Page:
Rawlins insisted that the club came out well in the end, despite the turmoil. He lauded the additions of Bobby Murphy and Stewart Kerr to the coaching staff. His eight-year relationship with Heath, dating to the early days of the team, means they should be like-minded in terms of player acquisitions. The fact that Da Silva cast his lot with Rawlins and Heath means that at least for the moment, there is support from the owner's box as well.
"There's nothing in [the current structure] that should suggest that there is any disruption or conflict," Rawlins said. "Everybody is on the same page."
It also improves the odds that the institutional memory from last year won't be erased. For Heath, the biggest lessons from 2015 boil down to health, discipline and depth.
The loss of midfielder Kevin Molino to a torn ACL cut deep, but Heath also bemoaned the number of soft-tissue injuries the team suffered, and has tweaked the workload of players as a result. A league-high 10 red cards were also significant, as Orlando earned just three points in those games in which it had a player sent off. Heath is also looking for players like Bryan Rochez and Carlos Rivas to take some of the scoring burden off Larin, while new arrival Antonio Nocerino should add some veteran savvy to help Orlando close out some of the games that it let get away in 2015.
"I just think a lot of our players will be a lot better for having had a year in the league, and being exposed to what comes your way," Heath said. "Little things, like people spoke to us about the travel. I raised my eyebrows at that, but it probably does take more out of people than we imagined. Maybe we can rotate certain players a little more at certain times. We have the games in the extreme heat here. It could be 90 to 100 degrees. Can we manage the minutes better for certain players? I think it's the accumulation of a lot of little things that if we can get incrementally better in a few areas, it will have a big impact on us overall."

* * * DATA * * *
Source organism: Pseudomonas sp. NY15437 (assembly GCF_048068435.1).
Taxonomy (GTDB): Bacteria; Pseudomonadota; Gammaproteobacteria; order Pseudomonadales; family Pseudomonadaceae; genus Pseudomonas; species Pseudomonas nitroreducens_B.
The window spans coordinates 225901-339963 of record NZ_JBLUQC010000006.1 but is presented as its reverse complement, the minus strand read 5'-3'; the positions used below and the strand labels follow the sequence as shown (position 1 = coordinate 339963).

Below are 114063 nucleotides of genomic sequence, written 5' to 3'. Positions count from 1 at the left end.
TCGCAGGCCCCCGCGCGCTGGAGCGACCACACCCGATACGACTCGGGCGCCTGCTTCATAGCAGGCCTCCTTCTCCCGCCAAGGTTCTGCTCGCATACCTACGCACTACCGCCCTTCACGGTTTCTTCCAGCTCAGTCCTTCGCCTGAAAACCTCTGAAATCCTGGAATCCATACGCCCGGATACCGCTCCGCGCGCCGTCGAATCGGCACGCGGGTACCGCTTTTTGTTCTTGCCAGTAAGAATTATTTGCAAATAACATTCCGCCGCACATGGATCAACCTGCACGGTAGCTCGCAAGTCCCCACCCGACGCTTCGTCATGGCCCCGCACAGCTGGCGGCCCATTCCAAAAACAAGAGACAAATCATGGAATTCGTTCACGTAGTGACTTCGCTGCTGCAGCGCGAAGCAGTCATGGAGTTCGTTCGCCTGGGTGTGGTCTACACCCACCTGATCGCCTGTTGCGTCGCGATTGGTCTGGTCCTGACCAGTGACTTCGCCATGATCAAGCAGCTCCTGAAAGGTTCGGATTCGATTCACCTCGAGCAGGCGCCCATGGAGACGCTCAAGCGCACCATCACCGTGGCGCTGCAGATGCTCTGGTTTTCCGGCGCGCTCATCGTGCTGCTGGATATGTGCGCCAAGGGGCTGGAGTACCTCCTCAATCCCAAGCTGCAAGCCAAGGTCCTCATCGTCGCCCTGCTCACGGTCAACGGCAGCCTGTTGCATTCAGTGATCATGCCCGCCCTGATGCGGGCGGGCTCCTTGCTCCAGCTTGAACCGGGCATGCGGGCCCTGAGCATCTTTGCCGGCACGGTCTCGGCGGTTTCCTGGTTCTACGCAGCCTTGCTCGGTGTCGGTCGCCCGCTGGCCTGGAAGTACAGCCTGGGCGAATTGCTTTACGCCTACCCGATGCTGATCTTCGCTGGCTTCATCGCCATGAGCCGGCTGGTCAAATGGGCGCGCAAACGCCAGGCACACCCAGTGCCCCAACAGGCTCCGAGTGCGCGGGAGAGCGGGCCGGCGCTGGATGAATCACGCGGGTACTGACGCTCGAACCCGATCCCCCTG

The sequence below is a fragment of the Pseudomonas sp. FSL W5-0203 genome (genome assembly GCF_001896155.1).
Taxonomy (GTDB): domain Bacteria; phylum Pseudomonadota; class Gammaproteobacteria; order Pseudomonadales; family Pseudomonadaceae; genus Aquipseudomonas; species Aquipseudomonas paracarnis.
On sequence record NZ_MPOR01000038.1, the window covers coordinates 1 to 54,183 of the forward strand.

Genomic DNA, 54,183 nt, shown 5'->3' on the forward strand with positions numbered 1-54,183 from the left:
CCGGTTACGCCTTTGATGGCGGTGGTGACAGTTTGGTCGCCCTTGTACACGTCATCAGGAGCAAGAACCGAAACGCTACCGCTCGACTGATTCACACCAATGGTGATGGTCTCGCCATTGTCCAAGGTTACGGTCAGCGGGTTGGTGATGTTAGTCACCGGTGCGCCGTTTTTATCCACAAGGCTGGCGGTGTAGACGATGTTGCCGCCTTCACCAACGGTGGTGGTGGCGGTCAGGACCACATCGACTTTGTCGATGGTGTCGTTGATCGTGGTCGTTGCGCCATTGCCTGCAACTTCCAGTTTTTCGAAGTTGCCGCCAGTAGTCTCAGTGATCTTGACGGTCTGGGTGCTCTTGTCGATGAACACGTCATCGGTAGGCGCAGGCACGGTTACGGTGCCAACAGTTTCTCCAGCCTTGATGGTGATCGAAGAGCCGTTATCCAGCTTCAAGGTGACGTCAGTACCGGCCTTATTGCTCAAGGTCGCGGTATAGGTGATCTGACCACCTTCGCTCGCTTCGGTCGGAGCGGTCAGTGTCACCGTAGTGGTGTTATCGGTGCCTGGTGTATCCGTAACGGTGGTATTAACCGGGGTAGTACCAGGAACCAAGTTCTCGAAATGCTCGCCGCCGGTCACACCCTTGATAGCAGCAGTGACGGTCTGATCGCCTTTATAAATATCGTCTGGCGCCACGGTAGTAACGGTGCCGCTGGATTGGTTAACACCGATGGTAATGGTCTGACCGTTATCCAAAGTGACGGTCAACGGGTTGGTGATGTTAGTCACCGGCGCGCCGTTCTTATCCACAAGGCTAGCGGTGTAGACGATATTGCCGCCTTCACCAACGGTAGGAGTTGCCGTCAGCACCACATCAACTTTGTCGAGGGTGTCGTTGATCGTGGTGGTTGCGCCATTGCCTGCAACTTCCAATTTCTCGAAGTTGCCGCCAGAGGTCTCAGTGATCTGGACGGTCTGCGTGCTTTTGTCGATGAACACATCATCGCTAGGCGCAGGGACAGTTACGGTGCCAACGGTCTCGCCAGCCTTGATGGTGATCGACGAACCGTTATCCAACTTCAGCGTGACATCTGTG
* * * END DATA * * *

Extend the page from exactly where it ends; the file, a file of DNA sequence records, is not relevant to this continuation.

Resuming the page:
For NYCFC sporting director Claudio Reyna, the differences heading into 2016 are immense. Reyna believes that this year, there is more focus on the on-field product, as opposed to announcing the team's presence to the New York market. He's also in the position of being more selective and strategic in how he augments his squad. He admitted that in retrospect, the task of building a team from scratch proved daunting.
"I think it was probably a time where we were reacting versus being proactive in your search for players," he said via telephone. "When you don't have a team, you're maybe quick to sign players just because we didn't have anybody. Probably in hindsight we could have waited a bit more on certain decisions, but it's certainly easier said than done. I think when you have seven or eight players on your team and you're two months away from preseason, we felt we had to get guys through the door, so to speak, and get guys signed and just fill out a team."